NIhBbqri10RGL5gh4AAACAJj1/rV7iktOYuVyqV3BAz3JHoaf + H/dUDtX + wuTuJpl + tfDf61rb
WOqrARuHFRF0Tu/Rx4oOZzadLQovafqrDnU/No0Zge + WVXdd4ol1YmUlRkqp8vc20ws5mLVP
34fST1amc0YNeBp28EQi0xPEFUD0IXzZtXtHVLziA1/NuzY = firstname.lastname@example.org
If the file ~ /. Ssh/authorized_keys already exists. Add the above content to the end of the file. The rest is to set the correct permissions for the file:
~ $ Chmod 600 ~ /. Ssh/authorized_keys
Now, configure the sshd_config file to use the DSA key for authentication. Make sure that you have removed the comments before the following three lines:
AuthorizedKeysFile % h/. ssh/authorized_keys
Restart the service. If your configuration is correct, now you can SSH to your server without any interaction actions (such as entering the user name and password) you can directly access your home directory.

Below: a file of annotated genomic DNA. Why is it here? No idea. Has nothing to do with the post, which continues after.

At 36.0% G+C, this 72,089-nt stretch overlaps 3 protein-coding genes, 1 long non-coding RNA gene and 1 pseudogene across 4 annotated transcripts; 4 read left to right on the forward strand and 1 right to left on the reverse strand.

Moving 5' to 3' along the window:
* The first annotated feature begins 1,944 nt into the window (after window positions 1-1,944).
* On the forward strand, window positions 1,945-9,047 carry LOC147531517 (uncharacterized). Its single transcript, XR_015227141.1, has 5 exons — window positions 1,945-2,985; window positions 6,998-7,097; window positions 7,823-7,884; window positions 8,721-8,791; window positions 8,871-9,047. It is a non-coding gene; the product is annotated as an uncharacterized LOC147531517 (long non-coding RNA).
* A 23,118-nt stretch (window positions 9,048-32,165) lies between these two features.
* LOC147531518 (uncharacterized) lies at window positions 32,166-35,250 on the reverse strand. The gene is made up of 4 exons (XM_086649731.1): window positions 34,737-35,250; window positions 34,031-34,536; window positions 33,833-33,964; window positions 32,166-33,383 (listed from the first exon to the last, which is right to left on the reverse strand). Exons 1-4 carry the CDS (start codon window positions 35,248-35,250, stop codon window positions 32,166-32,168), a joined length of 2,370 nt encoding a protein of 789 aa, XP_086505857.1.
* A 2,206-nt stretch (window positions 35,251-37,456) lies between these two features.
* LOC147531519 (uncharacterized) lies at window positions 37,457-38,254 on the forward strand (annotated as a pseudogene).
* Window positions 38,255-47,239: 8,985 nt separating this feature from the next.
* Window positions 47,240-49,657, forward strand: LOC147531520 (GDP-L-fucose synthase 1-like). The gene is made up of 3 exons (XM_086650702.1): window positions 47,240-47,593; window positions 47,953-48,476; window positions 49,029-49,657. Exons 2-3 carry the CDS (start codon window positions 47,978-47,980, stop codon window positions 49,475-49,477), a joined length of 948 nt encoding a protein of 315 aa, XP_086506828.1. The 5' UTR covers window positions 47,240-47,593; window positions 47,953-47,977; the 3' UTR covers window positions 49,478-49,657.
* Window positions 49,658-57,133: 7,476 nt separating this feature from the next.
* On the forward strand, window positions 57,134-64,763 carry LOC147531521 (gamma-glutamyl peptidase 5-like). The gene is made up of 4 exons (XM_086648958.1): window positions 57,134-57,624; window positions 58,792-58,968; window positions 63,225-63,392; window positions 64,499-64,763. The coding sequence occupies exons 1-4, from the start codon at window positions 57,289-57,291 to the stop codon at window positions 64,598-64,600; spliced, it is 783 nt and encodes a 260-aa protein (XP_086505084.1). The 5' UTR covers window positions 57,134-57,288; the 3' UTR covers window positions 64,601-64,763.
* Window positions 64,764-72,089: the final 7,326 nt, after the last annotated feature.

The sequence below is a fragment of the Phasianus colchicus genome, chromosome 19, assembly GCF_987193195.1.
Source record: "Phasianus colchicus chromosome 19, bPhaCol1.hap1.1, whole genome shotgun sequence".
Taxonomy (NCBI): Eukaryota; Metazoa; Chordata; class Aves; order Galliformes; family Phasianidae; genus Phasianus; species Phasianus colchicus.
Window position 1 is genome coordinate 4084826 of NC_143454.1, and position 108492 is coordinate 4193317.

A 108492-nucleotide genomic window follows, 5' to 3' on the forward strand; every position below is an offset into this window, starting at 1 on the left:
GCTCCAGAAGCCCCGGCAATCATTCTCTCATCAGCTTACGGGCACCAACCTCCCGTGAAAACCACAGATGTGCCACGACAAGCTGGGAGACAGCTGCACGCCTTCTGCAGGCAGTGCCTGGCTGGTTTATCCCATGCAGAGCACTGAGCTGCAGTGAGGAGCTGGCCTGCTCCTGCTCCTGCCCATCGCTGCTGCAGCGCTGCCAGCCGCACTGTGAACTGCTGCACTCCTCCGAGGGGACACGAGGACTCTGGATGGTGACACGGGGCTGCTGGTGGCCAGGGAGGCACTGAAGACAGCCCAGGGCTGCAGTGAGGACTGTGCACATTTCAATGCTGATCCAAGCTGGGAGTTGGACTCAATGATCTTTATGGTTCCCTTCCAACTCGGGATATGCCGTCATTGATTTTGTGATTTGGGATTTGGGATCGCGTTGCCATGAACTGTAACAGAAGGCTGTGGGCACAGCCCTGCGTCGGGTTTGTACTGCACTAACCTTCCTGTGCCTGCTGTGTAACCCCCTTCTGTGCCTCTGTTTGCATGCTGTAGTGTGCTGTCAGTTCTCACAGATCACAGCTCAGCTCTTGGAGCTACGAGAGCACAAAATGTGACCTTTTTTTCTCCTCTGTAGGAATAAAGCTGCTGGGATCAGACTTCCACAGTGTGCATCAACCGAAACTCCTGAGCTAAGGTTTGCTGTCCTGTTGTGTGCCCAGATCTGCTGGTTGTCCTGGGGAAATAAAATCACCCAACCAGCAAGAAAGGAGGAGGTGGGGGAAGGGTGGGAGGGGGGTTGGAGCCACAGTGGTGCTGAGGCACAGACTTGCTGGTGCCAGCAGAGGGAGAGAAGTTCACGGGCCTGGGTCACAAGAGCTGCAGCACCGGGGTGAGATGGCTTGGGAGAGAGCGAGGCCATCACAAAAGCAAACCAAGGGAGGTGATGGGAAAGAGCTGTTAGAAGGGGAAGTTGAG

If you only want to log in with DSA authentication, make sure that you cancel the annotation and modify the PasswordAuthentication line in sshd_config, and change yes to no:
Anyone who has no public key on the server tries to connect to your SSH service will be denied, and the following denial message will be displayed to it:
Permission denied (publickey ).
6. use TCP wrappers to allow only the specified host to connect
If you want to allow only a specific host to connect to your SSH service on your network, but you do not want to use or mess up your iptables configuration, this method is very useful, you can use TCP wrappers. In this example, sshd is wrapped in TCP. I will create a rule that allows the local subnet 192.168.1.0/24 and remote 188.8.131.52 to connect themselves to my SSH service.
By default, TCP wrappers starts at/etc/hosts. deny to check whether the host allows access to the service. Next, TCP wrappers to find/etc/hosts. allow check whether there are rules that allow the specified service of the host service. create a rule in deny as follows:
This means that by default, all hosts are denied access to the SSH service. Otherwise, all hosts can access the SSH service because TCP wrappers is first deployed in the hosts. deny. If there are no rules to block the SSH service, any host can connect.